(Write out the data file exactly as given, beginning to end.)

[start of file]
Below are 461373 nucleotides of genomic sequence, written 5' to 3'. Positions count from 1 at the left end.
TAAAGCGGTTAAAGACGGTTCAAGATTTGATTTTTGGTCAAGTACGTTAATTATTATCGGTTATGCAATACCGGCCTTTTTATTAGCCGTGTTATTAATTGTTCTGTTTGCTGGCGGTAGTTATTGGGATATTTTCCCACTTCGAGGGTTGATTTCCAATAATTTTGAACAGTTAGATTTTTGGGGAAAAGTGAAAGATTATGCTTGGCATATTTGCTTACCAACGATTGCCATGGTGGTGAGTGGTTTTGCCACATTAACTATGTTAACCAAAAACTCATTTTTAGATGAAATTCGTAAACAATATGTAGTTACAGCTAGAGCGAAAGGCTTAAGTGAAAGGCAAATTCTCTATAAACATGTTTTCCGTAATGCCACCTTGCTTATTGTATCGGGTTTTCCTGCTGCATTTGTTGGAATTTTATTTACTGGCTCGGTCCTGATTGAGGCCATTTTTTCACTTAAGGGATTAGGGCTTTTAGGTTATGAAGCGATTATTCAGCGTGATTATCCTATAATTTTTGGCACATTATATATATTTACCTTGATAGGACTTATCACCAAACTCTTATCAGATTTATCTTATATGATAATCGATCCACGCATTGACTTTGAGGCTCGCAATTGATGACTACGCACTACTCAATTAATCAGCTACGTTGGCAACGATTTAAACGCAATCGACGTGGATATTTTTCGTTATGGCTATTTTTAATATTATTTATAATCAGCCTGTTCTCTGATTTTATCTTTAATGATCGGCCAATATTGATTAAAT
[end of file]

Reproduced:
Below are 461373 nucleotides of genomic sequence, written 5' to 3'. Positions count from 1 at the left end.
TAAAGCGGTTAAAGACGGTTCAAGATTTGATTTTTGGTCAAGTACGTTAATTATTATCGGTTATGCAATACCGGCCTTTTTATTAGCCGTGTTATTAATTGTTCTGTTTGCTGGCGGTAGTTATTGGGATATTTTCCCACTTCGAGGGTTGATTTCCAATAATTTTGAACAGTTAGATTTTTGGGGAAAAGTGAAAGATTATGCTTGGCATATTTGCTTACCAACGATTGCCATGGTGGTGAGTGGTTTTGCCACATTAACTATGTTAACCAAAAACTCATTTTTAGATGAAATTCGTAAACAATATGTAGTTACAGCTAGAGCGAAAGGCTTAAGTGAAAGGCAAATTCTCTATAAACATGTTTTCCGTAATGCCACCTTGCTTATTGTATCGGGTTTTCCTGCTGCATTTGTTGGAATTTTATTTACTGGCTCGGTCCTGATTGAGGCCATTTTTTCACTTAAGGGATTAGGGCTTTTAGGTTATGAAGCGATTATTCAGCGTGATTATCCTATAATTTTTGGCACATTATATATATTTACCTTGATAGGACTTATCACCAAACTCTTATCAGATTTATCTTATATGATAATCGATCCACGCATTGACTTTGAGGCTCGCAATTGATGACTACGCACTACTCAATTAATCAGCTACGTTGGCAACGATTTAAACGCAATCGACGTGGATATTTTTCGTTATGGCTATTTTTAATATTATTTATAATCAGCCTGTTCTCTGATTTTATCTTTAATGATCGGCCAATATTGATTAAAT